Big Food Discovers War Profiteering

Via Another Green World:

New patent laws being imposed on Iraq will make traditional seed-saving practices illegal. Farmers will now have no choice but to purchase copyrighted seeds from the likes of Monsanto.

For generations, small farmers in Iraq operated in an essentially unregulated, informal seed supply system. Farm-saved seed and the free innovation with and exchange of planting materials among farming communities has long been the basis of agricultural practice. This has been made illegal under the new law.

The seeds farmers are now allowed to plant — “protected” crop varieties brought into Iraq by transnational corporations in the name of agricultural reconstruction — will be the property of the corporations. While historically the Iraqi constitution prohibited private ownership of biological resources, the new U.S.-imposed patent law introduces a system of monopoly rights over seeds.[…]

The term of the monopoly is 20 years for crop varieties and 25 for trees and vines. During this time the protected variety de facto becomes the property of the breeder, and nobody can plant or otherwise use this variety without compensating the breeder.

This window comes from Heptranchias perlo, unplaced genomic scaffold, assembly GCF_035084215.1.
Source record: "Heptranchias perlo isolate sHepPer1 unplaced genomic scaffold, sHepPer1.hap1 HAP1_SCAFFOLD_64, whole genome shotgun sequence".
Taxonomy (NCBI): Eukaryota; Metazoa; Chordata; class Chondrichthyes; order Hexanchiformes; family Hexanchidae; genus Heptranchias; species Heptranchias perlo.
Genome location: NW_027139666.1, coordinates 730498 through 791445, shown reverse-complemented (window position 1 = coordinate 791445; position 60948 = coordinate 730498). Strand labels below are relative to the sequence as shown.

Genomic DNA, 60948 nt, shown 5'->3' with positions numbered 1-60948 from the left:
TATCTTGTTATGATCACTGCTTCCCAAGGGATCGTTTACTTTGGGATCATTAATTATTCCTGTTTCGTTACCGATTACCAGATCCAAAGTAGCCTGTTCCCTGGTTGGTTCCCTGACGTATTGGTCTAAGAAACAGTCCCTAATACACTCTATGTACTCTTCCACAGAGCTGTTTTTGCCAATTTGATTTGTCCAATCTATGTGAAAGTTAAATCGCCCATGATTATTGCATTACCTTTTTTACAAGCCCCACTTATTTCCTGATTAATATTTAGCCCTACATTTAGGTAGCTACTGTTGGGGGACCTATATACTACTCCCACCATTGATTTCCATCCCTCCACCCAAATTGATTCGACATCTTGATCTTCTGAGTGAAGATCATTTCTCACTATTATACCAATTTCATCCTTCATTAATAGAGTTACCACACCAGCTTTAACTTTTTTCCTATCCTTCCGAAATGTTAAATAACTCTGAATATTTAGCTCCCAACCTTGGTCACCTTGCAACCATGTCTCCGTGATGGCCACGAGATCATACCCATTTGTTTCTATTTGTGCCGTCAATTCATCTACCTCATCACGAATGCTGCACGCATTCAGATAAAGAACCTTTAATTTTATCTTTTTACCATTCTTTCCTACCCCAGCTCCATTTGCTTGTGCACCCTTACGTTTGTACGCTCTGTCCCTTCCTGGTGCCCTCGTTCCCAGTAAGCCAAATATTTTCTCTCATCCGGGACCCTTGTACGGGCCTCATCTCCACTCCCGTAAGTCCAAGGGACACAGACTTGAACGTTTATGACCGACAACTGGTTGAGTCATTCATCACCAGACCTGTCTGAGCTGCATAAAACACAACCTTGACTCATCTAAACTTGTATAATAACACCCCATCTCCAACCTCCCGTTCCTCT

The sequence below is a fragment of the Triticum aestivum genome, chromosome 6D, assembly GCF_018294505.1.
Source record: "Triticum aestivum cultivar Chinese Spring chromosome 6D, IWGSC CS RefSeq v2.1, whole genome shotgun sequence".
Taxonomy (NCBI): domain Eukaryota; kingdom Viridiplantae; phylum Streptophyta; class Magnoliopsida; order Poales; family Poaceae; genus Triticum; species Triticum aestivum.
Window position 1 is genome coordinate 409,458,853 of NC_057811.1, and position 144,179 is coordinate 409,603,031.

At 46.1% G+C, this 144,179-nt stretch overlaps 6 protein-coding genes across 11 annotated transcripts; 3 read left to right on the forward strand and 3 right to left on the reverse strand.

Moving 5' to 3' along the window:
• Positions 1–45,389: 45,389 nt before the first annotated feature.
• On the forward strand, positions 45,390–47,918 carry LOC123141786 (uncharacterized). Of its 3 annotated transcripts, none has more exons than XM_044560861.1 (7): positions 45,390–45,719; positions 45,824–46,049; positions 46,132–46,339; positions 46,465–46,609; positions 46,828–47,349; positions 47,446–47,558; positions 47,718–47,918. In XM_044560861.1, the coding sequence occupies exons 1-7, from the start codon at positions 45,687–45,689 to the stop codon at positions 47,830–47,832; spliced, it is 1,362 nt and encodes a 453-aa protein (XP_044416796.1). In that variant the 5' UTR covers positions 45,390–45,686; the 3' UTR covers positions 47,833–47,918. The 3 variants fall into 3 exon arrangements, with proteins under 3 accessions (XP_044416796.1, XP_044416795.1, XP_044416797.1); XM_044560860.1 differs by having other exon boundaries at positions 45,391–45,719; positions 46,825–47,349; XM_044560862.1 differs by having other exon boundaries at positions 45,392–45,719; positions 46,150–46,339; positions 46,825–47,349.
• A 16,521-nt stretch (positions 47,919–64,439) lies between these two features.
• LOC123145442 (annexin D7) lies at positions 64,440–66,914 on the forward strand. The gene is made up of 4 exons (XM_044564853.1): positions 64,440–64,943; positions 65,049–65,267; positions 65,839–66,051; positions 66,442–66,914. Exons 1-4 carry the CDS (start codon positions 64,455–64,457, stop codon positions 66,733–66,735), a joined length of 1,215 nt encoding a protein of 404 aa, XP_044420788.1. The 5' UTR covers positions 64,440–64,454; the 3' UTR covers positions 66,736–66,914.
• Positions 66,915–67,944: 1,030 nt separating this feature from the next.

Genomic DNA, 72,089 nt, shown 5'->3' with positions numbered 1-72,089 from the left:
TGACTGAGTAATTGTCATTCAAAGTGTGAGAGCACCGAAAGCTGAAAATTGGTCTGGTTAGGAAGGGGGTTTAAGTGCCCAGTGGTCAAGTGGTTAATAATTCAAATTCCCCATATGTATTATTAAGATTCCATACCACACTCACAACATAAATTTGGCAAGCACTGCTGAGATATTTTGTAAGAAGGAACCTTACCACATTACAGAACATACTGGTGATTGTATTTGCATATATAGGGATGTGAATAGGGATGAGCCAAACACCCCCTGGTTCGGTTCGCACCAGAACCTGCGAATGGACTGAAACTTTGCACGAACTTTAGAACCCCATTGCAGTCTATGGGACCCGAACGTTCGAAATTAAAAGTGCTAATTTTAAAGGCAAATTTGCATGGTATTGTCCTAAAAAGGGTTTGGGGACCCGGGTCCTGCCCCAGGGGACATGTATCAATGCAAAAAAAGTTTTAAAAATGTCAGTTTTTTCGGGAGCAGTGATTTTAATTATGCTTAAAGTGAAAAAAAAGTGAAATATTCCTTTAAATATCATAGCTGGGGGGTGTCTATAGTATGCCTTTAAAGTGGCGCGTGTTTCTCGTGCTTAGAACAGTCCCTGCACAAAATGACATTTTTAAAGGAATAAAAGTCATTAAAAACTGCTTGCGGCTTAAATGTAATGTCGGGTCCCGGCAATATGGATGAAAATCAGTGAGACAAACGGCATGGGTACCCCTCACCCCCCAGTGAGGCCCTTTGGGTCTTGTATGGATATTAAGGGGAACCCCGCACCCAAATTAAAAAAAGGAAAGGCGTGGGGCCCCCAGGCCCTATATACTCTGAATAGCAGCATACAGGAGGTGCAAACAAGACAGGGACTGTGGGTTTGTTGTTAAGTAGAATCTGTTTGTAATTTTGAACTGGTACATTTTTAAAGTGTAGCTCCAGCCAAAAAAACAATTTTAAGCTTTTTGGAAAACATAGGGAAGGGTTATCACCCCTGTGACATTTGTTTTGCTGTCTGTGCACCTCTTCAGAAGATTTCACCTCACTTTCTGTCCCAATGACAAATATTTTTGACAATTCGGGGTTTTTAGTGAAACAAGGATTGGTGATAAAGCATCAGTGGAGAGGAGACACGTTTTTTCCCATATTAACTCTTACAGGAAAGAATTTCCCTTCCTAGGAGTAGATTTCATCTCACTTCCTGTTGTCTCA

This new law means that Iraqi farmers can neither freely legally plant nor save for re-planting seeds of any plant variety registered under the plant variety provisions of the new patent law. This deprives farmers what they and many others worldwide claim as their inherent right to save and replant seeds.

The new law is presented as being necessary to ensure the supply of good quality seeds in Iraq and to facilitate Iraq’s accession to the WTO. What it will actually do is facilitate the penetration of Iraqi agriculture by the likes of Monsanto, Syngenta, Bayer and Dow Chemical — the corporate giants that control seed trade across the globe. (Source: Organic Consumers’ Association press release)

Particularly galling is that this measure is meant to ‘facilitate Iraq’s accession to the WTO.’ As if Iraq were an ally receiving equal treatment and a place at the capitalist table, rather than a colonial possession being forced at gunpoint to serve as a proving ground for new and untried methods of corporate domination.


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